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Paid 3 Ways Small Businesses Can Stay Compliant Under Federal Privacy Laws


January 16, 2019   by David Smagata, DAS




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How can small businesses stay compliant under PIPEDA?

The Office of the Privacy Commissioner of Canada has published various online resources for both individuals and businesses to help better understand their obligations under the Personal Information Protection and Electronic Document Act (“PIPEDA”). Here are 3 tips on how small businesses can stay compliant under PIPEDA:

  1. Appoint an internal Privacy Officer: Appoint someone within the business to help facilitate ongoing compliance. Appointing an individual not only signals that you are holding someone accountable for this initiative – but it also helps ensure that personal information collecting practices are done under the Privacy Commissioner of Canada’s recommended guidelines and that the business remains compliant.
  1. Train Your Staff About PIPEDA: In Schedule 1 of Act 1 – organizations are expected to follow a code for the protection of personal information which was developed in conjunction with the Canadian Standards Association. The 10 principles include things like accountability, identifying purposes, consent, limiting collection, limiting use, accuracy, safeguards, openness, individual access and challenging compliance. Training your employees about these principles and guidelines can help ensure there is an understanding by all staff on PIPEDA matters. For additional details, please review the Privacy Toolkit provided by the OPC: https://www.priv.gc.ca/media/2038/guide_org_e.pdf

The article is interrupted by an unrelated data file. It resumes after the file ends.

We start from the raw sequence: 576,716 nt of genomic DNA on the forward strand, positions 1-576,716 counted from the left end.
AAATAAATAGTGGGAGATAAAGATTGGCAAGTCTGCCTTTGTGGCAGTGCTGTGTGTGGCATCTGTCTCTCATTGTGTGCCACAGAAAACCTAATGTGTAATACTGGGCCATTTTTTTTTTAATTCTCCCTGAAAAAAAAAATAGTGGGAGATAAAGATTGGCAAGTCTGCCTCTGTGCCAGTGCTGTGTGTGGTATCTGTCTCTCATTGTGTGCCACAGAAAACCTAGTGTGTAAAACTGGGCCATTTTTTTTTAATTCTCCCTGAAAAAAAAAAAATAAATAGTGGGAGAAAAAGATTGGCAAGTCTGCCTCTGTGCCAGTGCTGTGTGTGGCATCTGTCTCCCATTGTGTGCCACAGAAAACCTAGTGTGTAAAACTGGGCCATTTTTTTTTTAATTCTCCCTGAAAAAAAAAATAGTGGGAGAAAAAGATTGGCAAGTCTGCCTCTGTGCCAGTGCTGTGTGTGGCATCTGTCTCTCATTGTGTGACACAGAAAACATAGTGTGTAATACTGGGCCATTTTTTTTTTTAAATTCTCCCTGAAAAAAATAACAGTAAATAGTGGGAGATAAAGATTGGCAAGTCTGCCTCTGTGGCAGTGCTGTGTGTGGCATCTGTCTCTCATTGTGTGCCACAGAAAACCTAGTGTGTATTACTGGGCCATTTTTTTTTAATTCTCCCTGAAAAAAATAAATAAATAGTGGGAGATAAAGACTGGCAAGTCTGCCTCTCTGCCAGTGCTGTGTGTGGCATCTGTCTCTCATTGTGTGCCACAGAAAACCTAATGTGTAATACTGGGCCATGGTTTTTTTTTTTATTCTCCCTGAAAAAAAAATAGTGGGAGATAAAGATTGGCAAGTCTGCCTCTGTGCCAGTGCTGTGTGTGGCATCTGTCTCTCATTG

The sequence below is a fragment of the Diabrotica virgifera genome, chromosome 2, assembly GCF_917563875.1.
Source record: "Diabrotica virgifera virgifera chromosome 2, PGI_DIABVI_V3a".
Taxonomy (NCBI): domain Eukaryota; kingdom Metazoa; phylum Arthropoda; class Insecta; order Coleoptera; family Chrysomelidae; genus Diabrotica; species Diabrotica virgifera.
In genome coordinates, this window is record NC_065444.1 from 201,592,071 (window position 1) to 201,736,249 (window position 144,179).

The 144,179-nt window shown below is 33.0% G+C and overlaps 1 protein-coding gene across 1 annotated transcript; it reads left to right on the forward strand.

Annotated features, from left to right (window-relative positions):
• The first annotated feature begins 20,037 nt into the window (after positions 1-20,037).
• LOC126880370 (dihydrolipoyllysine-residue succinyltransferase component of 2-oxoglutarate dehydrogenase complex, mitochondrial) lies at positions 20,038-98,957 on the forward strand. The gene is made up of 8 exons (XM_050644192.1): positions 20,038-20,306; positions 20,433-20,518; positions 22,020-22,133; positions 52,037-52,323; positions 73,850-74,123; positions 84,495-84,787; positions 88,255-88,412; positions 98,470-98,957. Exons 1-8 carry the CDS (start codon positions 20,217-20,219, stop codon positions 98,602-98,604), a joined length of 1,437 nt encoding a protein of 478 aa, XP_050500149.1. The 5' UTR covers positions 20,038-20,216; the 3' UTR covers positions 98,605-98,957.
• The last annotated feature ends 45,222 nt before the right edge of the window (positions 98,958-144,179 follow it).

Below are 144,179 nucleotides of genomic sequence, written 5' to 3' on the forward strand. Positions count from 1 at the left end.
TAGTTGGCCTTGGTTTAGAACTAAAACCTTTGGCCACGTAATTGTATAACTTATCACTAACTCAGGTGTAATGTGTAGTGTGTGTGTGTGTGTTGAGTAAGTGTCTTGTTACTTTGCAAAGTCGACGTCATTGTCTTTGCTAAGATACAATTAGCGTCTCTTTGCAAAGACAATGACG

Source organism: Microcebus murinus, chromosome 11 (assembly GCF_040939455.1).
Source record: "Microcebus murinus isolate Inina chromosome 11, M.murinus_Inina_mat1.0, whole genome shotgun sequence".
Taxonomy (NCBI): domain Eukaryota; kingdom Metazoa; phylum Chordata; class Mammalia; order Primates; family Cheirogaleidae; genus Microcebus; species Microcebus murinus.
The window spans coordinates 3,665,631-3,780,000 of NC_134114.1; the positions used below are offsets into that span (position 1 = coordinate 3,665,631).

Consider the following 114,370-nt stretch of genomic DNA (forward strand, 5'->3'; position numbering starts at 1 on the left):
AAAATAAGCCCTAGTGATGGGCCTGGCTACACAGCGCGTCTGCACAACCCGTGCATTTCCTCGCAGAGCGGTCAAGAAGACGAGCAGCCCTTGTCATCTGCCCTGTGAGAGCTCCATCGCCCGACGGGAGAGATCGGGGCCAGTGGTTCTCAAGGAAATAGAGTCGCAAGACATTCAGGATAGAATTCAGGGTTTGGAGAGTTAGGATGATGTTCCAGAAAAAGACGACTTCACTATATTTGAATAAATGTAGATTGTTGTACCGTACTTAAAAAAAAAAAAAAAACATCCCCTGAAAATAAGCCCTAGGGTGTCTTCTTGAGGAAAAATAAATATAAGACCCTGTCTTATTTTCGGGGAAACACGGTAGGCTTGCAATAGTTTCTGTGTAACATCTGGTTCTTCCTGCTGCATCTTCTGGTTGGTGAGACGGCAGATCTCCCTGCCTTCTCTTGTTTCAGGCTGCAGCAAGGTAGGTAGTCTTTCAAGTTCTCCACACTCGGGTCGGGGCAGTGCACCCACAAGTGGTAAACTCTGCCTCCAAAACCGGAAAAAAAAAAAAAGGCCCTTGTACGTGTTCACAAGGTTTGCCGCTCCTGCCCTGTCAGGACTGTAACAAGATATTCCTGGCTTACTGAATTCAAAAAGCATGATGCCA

1. Audit of Information Collecting Practices: Having an internal audit either on a quarterly basis, bi-annual basis or annual basis demonstrates a businesses’ desire to place privacy information collection practices as a priority. Having these audits can also ensure that your business remains compliant under federal privacy laws. Along with helping to prevent privacy breaches, being able to provide evidence of a consistent privacy plan could also mitigate the amount of any fine or damages which could be made against the company.

In the event of an investigation under PIPEDA, there are three stages. Once an investigation begins, either initiated by an individual complaint or an issue that was identified by the Office of the Privacy Commissioner of Canada (OPC), it moves into the ‘Intake’ stage. During this stage, the unit reviews complaints and gathers additional information to move into the ‘Investigation’ stage. Once the complaint is accepted, the investigation commences. If the complaint cannot be easily resolved, a formal investigation will be required. The complaint may then move through the ‘Further Enforcement Tools’ stage.  Following the completion of the Privacy Commissioner’s investigation, a business can then face civil action for damages from the individuals who were affected by the breach.